Among the regular visitors at Etc Fairs’ ephemera event is Leon Robinson, who at last month’s staging was on the hunt for items showcasing the historical experience of black people in Britain.
Exhibitors at the event know Robinson and bring items to suit his interest – and at the most recent staging he made discoveries on the stand of Jeremy Carson.
He was one of around 30 exhibitors at the fair which took place at the Bloomsbury Holiday Inn on November 27. Carson brought some folders of sheet music that appealed to Robinson, who was attracted to them because of the images on the front depicting a black man playing guitar and black dancers doing the Cakewalk (a pre-American Civil War dance originally performed by slaves on plantation grounds). Other sheets contained international patriotic melodies. Priced at a pound each, he picked up 11 for a £10 deal.
Carson had a good day. Other sales included a copy of the Riverside Interviews by Lawrence Ferlinghetti for £10 to a buyer who was visiting to find new material for his politically radical collection. He also sold Ambrose Heath’s 1942 Cooking for One to a collector of cookery books for £20.
Less is more
Despite strong results, solid exhibitor-client relationships and a typical visitor count of 200-300 per event, change is in store for the Ephemera Fair. In 2023 it will be dropped from a monthly event to run only six times across the year.
According to organiser Kim Jeffery, the decision was made because many of the regular dealers have dropped their attendance down to bi-monthly. (The monthly book fair which is also run by Etc Fairs will not be affected and continues as usual in 2023.)
Carson, who stands at around 40 fairs a year, was among those hailing the news. He told ATG: “This one’s a regular event for me. The customers are passionate about their subjects and there’s something for everyone. Next year it’s not monthly which will be even better.”
Clive Baker, who runs Old Postcards Ltd, agreed. He said: “As a dealer, I welcome it because I would rather have a bigger event each time to go to because of more customers. The problem is that the customer base has shrunk so it makes good financial sense for the organisers, but does quite make good sense for the dealers, as we’ll certainly be able to meet our expenses easier.”
Baker is also an event organiser, running postcard fairs in Kent where he focuses on topographical postcards.
In London, however, he sees a trend for subject-related cards featuring people or objects. Some of his usual customers have been coming to this fair for over 20 years and he knows exactly the items to bring. He praised the November event.
“Since the pandemic and since the fair restarted, each event has got slightly better each time and we’re definitely beginning to see more foreign customers – it’s building up, very slowly, but it’s definitely building up. Each time is that slightly bit better. This was probably the best event I’ve done since the pandemic.”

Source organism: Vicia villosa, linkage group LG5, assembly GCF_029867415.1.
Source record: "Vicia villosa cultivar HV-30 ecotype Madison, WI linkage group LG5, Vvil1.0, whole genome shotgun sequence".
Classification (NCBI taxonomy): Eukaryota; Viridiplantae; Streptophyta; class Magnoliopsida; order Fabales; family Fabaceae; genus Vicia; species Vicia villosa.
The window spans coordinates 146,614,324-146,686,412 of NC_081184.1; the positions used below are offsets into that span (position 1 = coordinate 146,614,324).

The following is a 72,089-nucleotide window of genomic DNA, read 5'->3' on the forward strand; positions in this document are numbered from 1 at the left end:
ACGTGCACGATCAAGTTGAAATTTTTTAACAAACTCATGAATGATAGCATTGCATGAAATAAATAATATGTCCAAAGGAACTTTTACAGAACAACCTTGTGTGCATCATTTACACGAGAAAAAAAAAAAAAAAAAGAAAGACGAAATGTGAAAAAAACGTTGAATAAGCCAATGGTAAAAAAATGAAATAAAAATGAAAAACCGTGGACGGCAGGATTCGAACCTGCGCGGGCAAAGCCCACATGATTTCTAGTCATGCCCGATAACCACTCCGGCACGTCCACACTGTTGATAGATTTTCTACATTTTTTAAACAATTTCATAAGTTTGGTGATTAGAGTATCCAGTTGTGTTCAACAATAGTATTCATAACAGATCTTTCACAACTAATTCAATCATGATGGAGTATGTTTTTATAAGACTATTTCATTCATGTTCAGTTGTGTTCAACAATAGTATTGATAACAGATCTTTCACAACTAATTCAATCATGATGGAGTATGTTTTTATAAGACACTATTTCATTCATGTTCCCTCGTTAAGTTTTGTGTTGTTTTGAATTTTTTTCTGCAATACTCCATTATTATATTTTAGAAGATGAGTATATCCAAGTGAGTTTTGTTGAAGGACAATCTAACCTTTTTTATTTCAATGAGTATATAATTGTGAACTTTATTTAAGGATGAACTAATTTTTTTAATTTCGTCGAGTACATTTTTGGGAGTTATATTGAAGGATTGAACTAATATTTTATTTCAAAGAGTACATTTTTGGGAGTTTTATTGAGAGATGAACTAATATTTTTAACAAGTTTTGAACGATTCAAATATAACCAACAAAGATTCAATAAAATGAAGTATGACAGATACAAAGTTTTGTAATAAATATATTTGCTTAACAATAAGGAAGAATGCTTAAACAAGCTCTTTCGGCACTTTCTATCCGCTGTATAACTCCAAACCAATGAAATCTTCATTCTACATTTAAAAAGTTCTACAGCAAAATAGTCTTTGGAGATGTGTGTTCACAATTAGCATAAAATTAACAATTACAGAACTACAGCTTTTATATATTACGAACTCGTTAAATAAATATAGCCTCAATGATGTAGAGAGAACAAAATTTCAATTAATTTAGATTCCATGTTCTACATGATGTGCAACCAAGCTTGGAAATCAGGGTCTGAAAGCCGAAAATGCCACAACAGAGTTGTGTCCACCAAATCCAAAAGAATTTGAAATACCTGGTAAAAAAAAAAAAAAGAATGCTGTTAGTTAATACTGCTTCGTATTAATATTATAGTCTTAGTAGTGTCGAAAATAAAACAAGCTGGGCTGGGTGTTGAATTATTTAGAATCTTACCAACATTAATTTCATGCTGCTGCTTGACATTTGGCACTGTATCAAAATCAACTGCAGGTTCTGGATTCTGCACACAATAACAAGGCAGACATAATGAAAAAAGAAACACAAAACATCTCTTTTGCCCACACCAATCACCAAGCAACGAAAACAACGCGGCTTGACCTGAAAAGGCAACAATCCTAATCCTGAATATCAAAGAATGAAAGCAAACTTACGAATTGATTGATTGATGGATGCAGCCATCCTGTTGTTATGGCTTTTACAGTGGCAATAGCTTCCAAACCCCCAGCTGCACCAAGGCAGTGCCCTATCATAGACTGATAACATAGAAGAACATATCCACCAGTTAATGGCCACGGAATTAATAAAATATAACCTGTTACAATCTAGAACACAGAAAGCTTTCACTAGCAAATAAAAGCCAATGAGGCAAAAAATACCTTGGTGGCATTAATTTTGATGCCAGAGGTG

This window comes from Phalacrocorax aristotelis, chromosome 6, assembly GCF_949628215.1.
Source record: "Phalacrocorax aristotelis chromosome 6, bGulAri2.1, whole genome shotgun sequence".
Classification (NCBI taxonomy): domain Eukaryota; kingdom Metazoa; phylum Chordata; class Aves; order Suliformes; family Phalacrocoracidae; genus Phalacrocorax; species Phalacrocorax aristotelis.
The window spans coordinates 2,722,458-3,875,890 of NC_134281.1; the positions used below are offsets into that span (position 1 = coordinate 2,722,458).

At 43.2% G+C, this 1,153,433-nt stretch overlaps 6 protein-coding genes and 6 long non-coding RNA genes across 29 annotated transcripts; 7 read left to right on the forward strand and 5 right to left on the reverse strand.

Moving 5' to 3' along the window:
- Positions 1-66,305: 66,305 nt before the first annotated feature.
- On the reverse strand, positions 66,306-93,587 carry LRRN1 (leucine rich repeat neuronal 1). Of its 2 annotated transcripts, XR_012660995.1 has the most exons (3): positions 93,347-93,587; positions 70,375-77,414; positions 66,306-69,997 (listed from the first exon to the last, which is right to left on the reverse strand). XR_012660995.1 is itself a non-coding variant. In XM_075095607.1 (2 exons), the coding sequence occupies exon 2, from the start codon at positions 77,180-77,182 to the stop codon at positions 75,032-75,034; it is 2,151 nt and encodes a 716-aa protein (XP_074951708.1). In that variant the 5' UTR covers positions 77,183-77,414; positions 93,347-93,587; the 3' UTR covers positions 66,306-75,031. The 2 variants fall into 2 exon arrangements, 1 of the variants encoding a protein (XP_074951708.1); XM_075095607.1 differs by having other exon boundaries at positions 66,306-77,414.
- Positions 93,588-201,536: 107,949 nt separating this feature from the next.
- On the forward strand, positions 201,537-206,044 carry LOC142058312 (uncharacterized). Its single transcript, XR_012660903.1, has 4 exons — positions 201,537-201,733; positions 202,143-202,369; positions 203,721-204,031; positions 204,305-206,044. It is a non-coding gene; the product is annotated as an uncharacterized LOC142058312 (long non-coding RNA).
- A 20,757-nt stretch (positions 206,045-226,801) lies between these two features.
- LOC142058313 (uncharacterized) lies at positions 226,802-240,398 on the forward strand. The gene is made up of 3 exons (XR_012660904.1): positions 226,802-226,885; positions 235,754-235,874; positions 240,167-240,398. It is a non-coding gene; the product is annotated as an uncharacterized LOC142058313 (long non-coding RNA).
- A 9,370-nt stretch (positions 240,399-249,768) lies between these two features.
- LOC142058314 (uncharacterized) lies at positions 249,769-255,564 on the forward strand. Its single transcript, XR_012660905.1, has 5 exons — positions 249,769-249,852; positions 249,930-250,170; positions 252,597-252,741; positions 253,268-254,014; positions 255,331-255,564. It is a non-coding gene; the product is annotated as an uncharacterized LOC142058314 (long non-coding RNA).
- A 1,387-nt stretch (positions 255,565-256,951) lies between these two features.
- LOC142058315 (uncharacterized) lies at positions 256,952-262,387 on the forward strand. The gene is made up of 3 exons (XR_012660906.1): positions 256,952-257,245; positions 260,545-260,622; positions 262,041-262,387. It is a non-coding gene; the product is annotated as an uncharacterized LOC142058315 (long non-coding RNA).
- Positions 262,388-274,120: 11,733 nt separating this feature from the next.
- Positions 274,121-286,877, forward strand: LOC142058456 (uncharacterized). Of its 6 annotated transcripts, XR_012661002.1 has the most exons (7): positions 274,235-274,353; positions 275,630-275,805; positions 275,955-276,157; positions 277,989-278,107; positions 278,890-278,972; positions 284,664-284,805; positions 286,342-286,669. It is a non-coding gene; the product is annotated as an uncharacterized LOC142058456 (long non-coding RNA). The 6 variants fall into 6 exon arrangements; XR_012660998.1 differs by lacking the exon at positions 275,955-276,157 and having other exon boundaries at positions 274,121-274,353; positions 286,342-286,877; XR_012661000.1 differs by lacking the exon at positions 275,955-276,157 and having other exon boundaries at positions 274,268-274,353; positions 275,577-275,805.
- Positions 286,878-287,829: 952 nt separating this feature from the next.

The turnout at this event was high despite the threat of rail strikes.
Jeffery attributed healthy numbers to the central London location – easily accessible by Tube, bus, and car.
Among those with good sales to report was Matthew Burt of Windsor Rare Books who sold to a visitor with an interest in the Duke of Cumberland. He found at Burt’s stall an 1821 advertisement for Figaro’s Magazine’s caricatures including many of the duke. He snapped it up for £50.
Burt stands at these fairs as well as larger showground antiques fairs around the country. He says that “the fair here is always buoyant and everybody who comes through the door is interested in paper and books, rather than at antique fairs where it’s only around 10%”.
Throughout the staging, items with a personal connection, whether geographical, sentimental, or political, were in high demand.
For example, first-time visitors included Jon and Tim who left with postcards depicting their hometowns of Swindon and Cardiff that they’d picked up spontaneously for between £1-4 each from different postcard dealers. They came to the fair through a friend’s recommendation.
Filmmaker Clive Gardener, another regular visitor, came for postcards depicting south Wales industrial transport, but after perusing the fair he left with more books and magazines. He told ATG: “Browsing the fair, you always spot things that you might not have thought to search for” and showed some film-making magazines that he bought from Magic Magazines for £1 each.
He added that some of the offerings “would go to stupid high figures on the internet as opposed to the prices here”.
Another regular visitor, David, comes to all the events as an avid general ephemera collector. With a bag of items at his feet, he was particularly pleased with his find of a June 1946 copy of Picture Post Hulton’s National Weekly Victory Special which he purchased for £1.
David liked this magazine because of the interesting cover illustration. He said: “The beauty of the fair here is the range of what’s offered.”